Fit to Play™ -Dynamic Warm-Up (Part 1) Lower Core & Hips

Carl Petersen BPE, BSc.(PT)

Most sports medicine professionals agree that a warm-up is an important component of athletic preparation including tennis. Tennis is an explosive sport, requiring players to react to numerous emergencies with movement in multiple directions and through several different planes of movement for short bursts of time. It is characterized by quick stops, starts, lateral movements and fast changes of direction. Warming the body up before stepping on court ensures the muscles are prepared for action and can adequately accelerate and decelerate your limbs while playing.

Dynamic warm-up of the lower core and hips is important to allow good court mobility and protect against of injury. It is the activity of choice before playing as it allows you to gradually warm-up the body’s tissues with movements that prepare you for on court activities. Whether you’re training hard or just out for some fun doubles, following the advice below will help you keep Fit to Play™. This is Part 1 of a 4 part series that explores a variety of different warm-up drills and exercises.

Always warm up to play or practice, don’t just play to warm-up.

Intense exercise done without a sport specific dynamic warm-up does not allow for optimal performance and may contribute to injury.

You should do a specific dynamic warm-up before every training or practice session to prepare yourself both mentally and physically.

A key purpose and benefit of a warm-up is increased tissue temperature to help safely prepare for playing. Generate heat by using the large muscle groups of the legs and hips. If you have time and access to a gym do some cardiovascular activities like treadmill, elliptical trainer, exercise bike, stair-climber or agility ladder for 5-10-15 minutes. If that is not an option, do some easy jogging around the court or take a skipping rope with you and use it for several minutes.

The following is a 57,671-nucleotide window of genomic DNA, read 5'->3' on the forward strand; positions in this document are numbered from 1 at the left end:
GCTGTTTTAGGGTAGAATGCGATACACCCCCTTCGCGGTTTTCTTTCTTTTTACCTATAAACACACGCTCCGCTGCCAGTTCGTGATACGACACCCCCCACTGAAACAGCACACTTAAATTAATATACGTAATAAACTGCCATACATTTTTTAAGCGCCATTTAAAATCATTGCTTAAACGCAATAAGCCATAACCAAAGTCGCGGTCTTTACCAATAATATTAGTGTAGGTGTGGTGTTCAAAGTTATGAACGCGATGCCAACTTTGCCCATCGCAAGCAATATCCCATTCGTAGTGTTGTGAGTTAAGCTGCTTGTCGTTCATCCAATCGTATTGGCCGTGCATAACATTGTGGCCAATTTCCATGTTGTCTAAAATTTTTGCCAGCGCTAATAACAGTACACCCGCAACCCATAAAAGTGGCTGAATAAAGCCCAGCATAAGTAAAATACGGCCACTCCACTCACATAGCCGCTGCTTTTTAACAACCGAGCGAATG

Spinning on an exercise bike before playing increases body temperature.
Gets hips moving dynamically and switches on the upper & lower core muscle.
As you jog around the court add in some high knees, high heels, side shuffle and crossover steps to improve coordination and add to the warm-up. Stand tall and switch on abdominals while doing these exercises. Try doing 2-4 repetitions of 5-10 meters of each.
Warm up hips & core with these high knees drills.
Heels should kick up towards the buttocks.
Focus on good athletic posture, keep hands forward shuffle feet quickly from side to side.
Do both front, back & alternating crossover to work on hip rotation.

All ages and levels of tennis players will benefit from incorporating a good dynamic warm-up before practice or play. The next few articles will give you many good ideas to include in your own dynamic warm up. Have fun on court and Stay Fit to Play™.




Carl Petersen is a partner/physiotherapist at City Sports & Physiotherapy Clinic in Vancouver. He is an internationally recognized speaker and has co-authored the book Fit to Play™ Tennis as well as a variety of other training resources with former WTA professional, current coach and exercise model Nina Nittinger based in Davos Switzerland.